Studied notes all morning, and then headed out for Normandy after a final meal with brother Paul Crompton and his wonderful family.
I noticed that the burial site of my favorite poet of all time was on the way (thereabouts) to my final destination, so I plotted a course for the tiny village of Ors, France, where one Wilfred Owen was killed just one week before the end of WWI.

by David Campbell              GBCTOURS.COM

On the way, I remembered a brilliant documentary I had seen by Michael Palin (of Monty Python fame) on the last day of WWI. It is deeply moving... and in it, he goes to a cemetery where the very first and the last British combat casualties of WWI were buried - fifteen feet apart and facing one another.

Ellison, on the left, died on the last day of the war, 11 Nov. 1918. Parr on the right died on August 21, 1914.

I visited that beautiful joint cemetery of British and German soldiers, scene of their first and last clash of the war, before meandering through charming French villages and towns, whose names began sending off historical alarm bells as I neared the location of the Western Front for the bulk of the war.

British on the left... German on the right.

I stopped a tiny little British cemeteries, dotted all over the area, and even spotted a couple of pillboxes/blockhouses from the war. And when I found the little hamlet of Ors, I spent a good two hours, walking down the canal to the very spot where Owen was killed leading an assault across the water. I visited the forestry home where he spent his last jovial night among his comrades, writing a letter to his Mum, and I found the cemetery buried deep into the village where he was buried - in the same large plot as the French families of Ors.

Standing on the spot where Owen was last breathing air... leading an assault across the canal on November 4, 1918.

England's greatest poet...

On the way out and towards Normandy, I stopped in the town of Le Cateau, where the first French civilian casualty of WWI was executed by the German Army for having pigeons (they wanted to set the tone that they would not tolerate spies).

I had an obligatory meal at a local friterie, in a place deep in the heartland of France and far from any remote chance of an American being there. I ordered my food in French and sat and waited, as the locals kept checking me out and trying to figure out just who the hell I was... Not a word of my American English was uttered. It was sublime...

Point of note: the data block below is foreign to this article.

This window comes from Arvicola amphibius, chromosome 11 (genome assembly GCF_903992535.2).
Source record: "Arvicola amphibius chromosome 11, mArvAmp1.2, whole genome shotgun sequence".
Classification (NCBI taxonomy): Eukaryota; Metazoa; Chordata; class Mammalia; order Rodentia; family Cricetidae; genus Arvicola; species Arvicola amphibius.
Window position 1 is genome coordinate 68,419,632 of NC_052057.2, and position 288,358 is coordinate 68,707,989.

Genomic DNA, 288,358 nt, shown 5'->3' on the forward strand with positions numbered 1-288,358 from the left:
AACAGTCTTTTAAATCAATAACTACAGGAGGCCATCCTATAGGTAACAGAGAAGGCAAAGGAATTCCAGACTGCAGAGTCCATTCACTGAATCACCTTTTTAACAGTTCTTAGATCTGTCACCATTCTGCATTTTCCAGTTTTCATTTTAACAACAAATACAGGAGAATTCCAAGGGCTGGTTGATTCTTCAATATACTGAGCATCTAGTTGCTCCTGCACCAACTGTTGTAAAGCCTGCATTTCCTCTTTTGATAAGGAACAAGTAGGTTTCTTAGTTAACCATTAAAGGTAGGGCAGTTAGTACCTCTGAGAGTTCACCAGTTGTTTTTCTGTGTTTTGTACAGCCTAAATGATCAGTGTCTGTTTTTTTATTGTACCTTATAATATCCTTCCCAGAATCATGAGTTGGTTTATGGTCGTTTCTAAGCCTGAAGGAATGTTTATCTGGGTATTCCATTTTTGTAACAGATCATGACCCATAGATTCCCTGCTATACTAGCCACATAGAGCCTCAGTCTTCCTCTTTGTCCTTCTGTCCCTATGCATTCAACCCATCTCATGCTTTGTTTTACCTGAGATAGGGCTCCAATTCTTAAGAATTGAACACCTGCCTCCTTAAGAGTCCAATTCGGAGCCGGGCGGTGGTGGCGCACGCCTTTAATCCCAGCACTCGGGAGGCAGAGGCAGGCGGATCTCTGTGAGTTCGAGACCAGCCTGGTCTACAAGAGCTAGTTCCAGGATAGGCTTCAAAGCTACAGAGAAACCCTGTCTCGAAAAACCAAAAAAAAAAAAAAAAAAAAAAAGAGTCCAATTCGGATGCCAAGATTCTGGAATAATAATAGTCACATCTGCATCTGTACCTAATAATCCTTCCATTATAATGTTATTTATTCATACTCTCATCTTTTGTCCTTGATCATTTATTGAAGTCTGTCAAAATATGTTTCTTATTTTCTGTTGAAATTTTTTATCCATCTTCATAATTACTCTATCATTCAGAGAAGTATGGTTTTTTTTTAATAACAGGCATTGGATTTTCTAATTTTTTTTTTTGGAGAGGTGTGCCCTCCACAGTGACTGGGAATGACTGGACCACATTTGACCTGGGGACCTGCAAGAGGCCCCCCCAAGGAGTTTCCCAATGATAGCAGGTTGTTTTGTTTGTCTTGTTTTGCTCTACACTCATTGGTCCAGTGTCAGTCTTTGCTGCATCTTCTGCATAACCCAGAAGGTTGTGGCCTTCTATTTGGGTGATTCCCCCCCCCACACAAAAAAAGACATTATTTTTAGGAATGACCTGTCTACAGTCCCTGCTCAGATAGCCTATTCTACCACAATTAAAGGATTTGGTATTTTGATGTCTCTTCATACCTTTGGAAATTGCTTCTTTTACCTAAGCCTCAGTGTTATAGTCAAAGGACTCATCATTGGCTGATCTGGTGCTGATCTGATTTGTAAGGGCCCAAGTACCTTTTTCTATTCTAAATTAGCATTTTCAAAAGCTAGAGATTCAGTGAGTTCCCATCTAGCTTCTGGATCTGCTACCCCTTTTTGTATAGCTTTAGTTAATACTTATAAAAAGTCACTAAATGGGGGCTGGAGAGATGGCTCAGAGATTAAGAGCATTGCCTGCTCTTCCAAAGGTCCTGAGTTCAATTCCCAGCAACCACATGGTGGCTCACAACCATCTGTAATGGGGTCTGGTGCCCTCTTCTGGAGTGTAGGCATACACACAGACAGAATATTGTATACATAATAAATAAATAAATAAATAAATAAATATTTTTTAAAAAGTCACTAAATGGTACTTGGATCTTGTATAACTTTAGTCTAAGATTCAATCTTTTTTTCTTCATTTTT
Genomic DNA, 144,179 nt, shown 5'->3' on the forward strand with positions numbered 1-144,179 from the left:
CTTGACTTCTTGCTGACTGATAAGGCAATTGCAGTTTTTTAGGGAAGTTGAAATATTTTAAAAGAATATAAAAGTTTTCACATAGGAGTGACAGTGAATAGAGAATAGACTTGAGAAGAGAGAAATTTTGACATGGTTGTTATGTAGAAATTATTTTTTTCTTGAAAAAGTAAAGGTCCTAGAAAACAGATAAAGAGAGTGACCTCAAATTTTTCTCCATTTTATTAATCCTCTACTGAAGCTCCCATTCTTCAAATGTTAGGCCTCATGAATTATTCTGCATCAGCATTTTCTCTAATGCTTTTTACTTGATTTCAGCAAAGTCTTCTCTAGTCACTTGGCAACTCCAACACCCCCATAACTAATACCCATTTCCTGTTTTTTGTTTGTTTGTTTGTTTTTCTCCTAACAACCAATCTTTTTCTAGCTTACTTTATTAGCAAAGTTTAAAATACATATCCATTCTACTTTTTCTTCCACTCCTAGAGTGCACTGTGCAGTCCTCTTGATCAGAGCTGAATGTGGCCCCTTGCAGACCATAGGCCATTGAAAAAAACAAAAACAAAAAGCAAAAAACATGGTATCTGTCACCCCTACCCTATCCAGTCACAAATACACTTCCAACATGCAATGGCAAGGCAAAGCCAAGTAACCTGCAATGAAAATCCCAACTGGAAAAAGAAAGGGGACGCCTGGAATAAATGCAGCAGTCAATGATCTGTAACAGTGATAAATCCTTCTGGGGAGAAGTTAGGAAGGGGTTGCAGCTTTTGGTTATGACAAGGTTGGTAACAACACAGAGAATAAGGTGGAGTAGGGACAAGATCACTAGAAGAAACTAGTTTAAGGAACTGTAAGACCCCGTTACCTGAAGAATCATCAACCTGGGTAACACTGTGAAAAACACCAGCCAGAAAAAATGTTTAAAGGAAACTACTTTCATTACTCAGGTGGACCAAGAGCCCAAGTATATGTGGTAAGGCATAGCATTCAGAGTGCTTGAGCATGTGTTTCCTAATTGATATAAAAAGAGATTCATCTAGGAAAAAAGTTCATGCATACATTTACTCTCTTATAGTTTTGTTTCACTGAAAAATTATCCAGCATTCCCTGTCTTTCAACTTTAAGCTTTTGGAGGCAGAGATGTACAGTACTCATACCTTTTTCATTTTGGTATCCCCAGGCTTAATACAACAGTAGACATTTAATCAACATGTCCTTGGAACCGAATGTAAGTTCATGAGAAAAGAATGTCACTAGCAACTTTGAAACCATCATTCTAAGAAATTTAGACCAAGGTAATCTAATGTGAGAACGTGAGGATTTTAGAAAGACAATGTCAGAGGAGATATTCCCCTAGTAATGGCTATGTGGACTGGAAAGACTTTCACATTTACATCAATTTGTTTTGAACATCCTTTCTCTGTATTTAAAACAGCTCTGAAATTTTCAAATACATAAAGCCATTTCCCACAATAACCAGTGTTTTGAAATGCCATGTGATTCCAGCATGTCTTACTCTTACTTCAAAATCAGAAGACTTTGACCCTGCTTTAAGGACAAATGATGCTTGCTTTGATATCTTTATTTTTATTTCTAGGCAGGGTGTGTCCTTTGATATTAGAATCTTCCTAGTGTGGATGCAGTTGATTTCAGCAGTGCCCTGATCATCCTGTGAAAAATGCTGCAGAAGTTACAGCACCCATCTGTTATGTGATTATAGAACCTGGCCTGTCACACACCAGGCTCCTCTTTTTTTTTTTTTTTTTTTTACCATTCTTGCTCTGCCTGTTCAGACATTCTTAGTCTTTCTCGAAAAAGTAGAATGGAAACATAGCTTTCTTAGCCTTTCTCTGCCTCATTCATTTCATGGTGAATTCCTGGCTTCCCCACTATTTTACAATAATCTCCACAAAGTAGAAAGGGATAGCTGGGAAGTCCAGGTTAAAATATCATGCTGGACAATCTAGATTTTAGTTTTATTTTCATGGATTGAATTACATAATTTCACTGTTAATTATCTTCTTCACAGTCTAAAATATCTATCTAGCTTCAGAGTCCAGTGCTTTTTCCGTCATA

I stopped at one last cemetery on the way out of town, knowing I still had a lengthy drive ahead. I'm so glad I did. In it are German, British, and Russian soldiers, all buried in one giant plot: Germans to the right, British to the left, and Russians in the middle at the back. The Russians were POWs who were killed...

The rest of the drive was vintage Europa... I listened to some ballads from Henry Purcell, a famous English composer from the 1600s (a cd I found at a roadside garage sale-type giveaway during my drive out of Ors), some electronica by a German DJ - Solomon, and to wrap it all up, the wonderful Abba album, "The Visitors," which always took me back to my childhood days in Belgium.
Tomorrow my next tour starts up in earnest, though I have a final break in the morning to polish up for the tour to commence.
And I am eagerly looking forward to putting together a superb WWI tour with my brother and business partner Antonio Cisneros, the most impeccable WWII guide/historian you've never heard of. I was extremely impressed and certainly challenged by his class, mastery of facts, and presentation. He's been doing this for 20 years, and he runs laps around anything that the bigs offer. He's motivated by a passion to give the best possible service and presentation - not by dollar signs. We hit it off immediately on this last tour, having so much in common, including upbringing and a profound love of history and people.

I'm humbled to have seen all that I have experienced and to do what I do for a living.
More than anything else, I am deeply humbled by history and the stories of those who have gone before.
Start brushing up on your WWI, Americans... We're two years away from the 100th anniversary of the American involvement (in the last year) of WWI.

And rest easy, Wilfred Owen. Yours was a light that shone brighter than anyone else who ever used the English language - an absolute peer of William Shakespeare. Your poetry opened my eyes more than I ever imagined possible...

That's the thing about history, isn't it?... In another time and place, it could have been me.

This book is not about heroes. English poetry is not yet fit to speak of them. Nor is it about deeds, or lands, nor anything about glory, honour, might, majesty, dominion, or power, except War. Above all I am not concerned with Poetry. My subject is War, and the pity of War. The Poetry is in the pity.
― Wilfred Owen

Keep traveling. And most of all, keep learning... It never ends, if you don’t let it.